Lecture 8: Midterm Review (10/26 – 10/30)
In this lecture, we will do a summary of the topics we have been studying so far. We will start by defining signals supported on graphs, graph convolutional filters, and Graph Neural Networks. Then, we will show how to learn ratings in recommendation systems tailoring the problem in an empirical risk minimization framework. Later, we will learn the ratings with different types of parameterizations and we will compare their performance. There is nothing new in this, as we have already seen in Lab 3 that GNNs will outperform both FCNN, graph filters, and linear regression. Later, we will delve into the permutation equivariance of graph filters and GNNs, showing how they can successfully exploit signal symmetries. After this, we will lecture on the stability of graph filters to graph perturbations, arguing that integral Lipschitz filters are stable to relative deformations. Next, we will study the tradeoff between stability and discriminability. Finally, we will do a recap on equivariance, stability, and transference.
Video 8.1 – First Midterm
In this lecture, we start by going over the topics we studied at the beginning of the class. Here, we will delve into machine learning on graphs, and we will argue why it is important to study them. We will exemplify signals supported on graphs and we will define graph convolutional filters. After this, we will show what a graph neural network is and how to construct it. We will finish this lecture by stating that GNNs should work because of theoretical guarantees, and we will present the practical examples in which they do.
• Covers Slides 1-8 in the handout.
Video 8.2 – Learning Ratings in Recommendation Systems
In this lecture, we formulate the recommendation systems problem as an empirical risk minimization problem. We will define what a user and item mean in this context and we will exemplify them on daily life examples. After this, we will progressively delve into the solution of the problem in the context of graph signals. We will construct the product similarity graph and we will show how to construct input and output signals.
• Covers Slides 9-16 in the handout.
Video 8.3 – Learning Ratings with Graph Filters and GNNs
In this lecture, we will show the results of tackling the recommendation problem with different parameterizations. We will show two that don’t work well and two that do work well. The ones that don’t work well in practice are the fully connected neural network and the linear regression. Naturally, due to the underlying graph structure of data, GNNs, and graph filters can successfully solve the problem. To argue in favor of adding a non-linearity, we will show how the GNN outperforms the graph filter. Finally, we will show the transferability properties of GNNs.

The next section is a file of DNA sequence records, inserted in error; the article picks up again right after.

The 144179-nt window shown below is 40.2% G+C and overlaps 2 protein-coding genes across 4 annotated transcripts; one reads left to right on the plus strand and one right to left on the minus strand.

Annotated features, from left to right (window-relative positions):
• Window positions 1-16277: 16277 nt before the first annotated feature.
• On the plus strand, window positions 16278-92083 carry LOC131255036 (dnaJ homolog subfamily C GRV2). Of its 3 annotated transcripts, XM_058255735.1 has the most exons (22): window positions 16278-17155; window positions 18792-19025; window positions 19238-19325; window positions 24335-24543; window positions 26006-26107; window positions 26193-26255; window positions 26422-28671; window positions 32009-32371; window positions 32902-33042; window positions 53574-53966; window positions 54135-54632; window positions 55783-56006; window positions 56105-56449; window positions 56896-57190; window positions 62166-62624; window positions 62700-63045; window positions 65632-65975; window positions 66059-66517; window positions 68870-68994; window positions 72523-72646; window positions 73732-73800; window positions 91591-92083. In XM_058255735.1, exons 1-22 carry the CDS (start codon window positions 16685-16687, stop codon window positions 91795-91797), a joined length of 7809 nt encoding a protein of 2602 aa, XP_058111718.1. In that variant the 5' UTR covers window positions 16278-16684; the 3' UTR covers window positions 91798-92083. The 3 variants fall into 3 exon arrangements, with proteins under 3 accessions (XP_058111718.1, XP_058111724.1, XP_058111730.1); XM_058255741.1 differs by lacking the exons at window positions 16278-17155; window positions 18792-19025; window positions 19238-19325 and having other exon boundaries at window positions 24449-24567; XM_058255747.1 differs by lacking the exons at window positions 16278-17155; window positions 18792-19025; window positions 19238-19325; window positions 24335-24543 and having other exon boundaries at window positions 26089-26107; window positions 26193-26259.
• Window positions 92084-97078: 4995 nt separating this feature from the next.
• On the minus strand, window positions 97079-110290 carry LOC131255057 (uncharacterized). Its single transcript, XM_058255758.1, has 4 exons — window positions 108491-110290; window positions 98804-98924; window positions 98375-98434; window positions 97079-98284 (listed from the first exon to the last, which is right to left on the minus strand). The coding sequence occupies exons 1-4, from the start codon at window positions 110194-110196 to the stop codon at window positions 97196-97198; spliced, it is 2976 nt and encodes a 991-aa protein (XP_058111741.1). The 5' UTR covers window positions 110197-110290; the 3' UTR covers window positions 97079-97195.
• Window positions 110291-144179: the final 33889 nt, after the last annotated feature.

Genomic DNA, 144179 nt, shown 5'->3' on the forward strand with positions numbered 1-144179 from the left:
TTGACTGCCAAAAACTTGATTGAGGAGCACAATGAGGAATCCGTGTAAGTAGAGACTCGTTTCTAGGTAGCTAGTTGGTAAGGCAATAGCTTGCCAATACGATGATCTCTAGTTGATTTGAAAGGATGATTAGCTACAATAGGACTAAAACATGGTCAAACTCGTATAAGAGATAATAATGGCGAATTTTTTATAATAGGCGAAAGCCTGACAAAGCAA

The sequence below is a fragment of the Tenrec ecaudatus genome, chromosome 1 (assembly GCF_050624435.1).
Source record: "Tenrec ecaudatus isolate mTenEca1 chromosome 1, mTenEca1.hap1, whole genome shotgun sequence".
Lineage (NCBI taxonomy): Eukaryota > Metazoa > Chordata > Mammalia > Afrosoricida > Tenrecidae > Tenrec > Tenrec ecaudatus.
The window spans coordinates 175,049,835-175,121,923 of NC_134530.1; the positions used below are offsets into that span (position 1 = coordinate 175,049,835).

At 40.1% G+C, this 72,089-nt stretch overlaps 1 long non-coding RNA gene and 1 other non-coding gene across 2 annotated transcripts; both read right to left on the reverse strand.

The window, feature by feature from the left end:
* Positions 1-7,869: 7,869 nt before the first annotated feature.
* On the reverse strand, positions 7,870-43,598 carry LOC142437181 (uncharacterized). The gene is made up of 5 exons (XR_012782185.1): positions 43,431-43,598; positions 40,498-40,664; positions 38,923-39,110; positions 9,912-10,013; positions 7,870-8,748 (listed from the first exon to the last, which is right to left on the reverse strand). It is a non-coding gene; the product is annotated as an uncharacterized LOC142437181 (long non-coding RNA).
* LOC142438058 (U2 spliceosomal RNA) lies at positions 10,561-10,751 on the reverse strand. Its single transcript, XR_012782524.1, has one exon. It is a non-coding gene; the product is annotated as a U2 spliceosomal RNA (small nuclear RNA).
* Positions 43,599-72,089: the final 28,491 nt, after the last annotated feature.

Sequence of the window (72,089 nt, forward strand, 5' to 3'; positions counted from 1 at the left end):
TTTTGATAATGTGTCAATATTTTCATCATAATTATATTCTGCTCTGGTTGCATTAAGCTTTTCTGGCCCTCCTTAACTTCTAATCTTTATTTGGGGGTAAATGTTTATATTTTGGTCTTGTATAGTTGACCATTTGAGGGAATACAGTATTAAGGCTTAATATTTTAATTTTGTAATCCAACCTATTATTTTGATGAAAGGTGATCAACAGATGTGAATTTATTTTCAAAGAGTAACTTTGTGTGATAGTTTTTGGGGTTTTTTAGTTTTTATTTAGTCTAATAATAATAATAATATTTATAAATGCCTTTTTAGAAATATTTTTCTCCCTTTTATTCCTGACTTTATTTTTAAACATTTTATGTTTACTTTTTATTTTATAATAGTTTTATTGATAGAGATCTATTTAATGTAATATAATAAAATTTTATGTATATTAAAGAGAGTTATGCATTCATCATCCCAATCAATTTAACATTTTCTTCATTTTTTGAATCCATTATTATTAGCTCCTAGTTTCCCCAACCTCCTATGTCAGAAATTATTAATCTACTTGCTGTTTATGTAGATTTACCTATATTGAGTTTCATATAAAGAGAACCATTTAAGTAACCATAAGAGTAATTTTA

• Covers Slides 17-24 in the handout.
Video 8.4 – Permutation Equivariance
In this lecture, we come back to theory, we will show that GNNs and graph filters are equivariant to permutations so, they are able to exploit signal symmetries. This fundamental property allows both graph filters and GNN to outperform linear regression and FCNN. We will state the permutation equivariance of graph filters and GNN, and conclude that relabeling the input signal results in a consistent relabeling of the output signal.
• Covers Slides 25-30 in the handout.
Video 8.5 – Stability of Graph Filters to Graph Perturbations
In this lecture, we will cover the topics of the previous lecture 7, namely, we will delve into the stability properties of integral Lipschitz filters to relative deformations. By studying the frequency response of the graph filters, we will build the intuition of why is it that we require Lipschitz integrability to be stable. We will show that either the eigenvalue does not change because we are in low frequencies or, the frequency response does not change because we are in high frequencies. Pictures are worth a thousand theorems!
• Covers Slides 31-37 in the handout.
Video 8.6 – Stability and Discriminability are Incompatible in Graph Filters
In this lecture, we will delve into the compromise in which graph filters incur, we will again study the frequency response of graph filters in the context of discriminability and stability. The tradeoff between stability and discriminability is a fundamental drawback of graph filters. Here we will state that discriminability and stability are plainly incompatible in the context of graph filters. That is to say, graph filters can be discriminative OR stable, but they can not be both.
• Covers Slides 38-45 in the handout.
Video 8.7 – The Stability vs Discriminability Tradeoff of GNNs
In this lecture, we will understand the core idea that makes GNNs outperform graph filters, introducing a pointwise nonlinearity allows GNN to be both stable and discriminative. This effect is due to the fact that the pointwise nonlinearity moves high frequencies into lower parts of the spectrum, where they can discriminate successfully. So, the most important idea of this lecture is that it is possible to discriminate and be stable with a GNN, something that is impossible with the graph filter counterpart.
• Covers Slides 46-52 in the handout.
Video 8.8 – Equivariance, Stability, and Transference
In this lecture, we do a summary of the summary. We do a quick recap over the topics covered in this lecture and thus, throughout the course. We present the main theorems and the main results in practice. This lecture is a close-up, in order to double-check that all topics are well understood.
• Covers Slides 53-60 in the handout.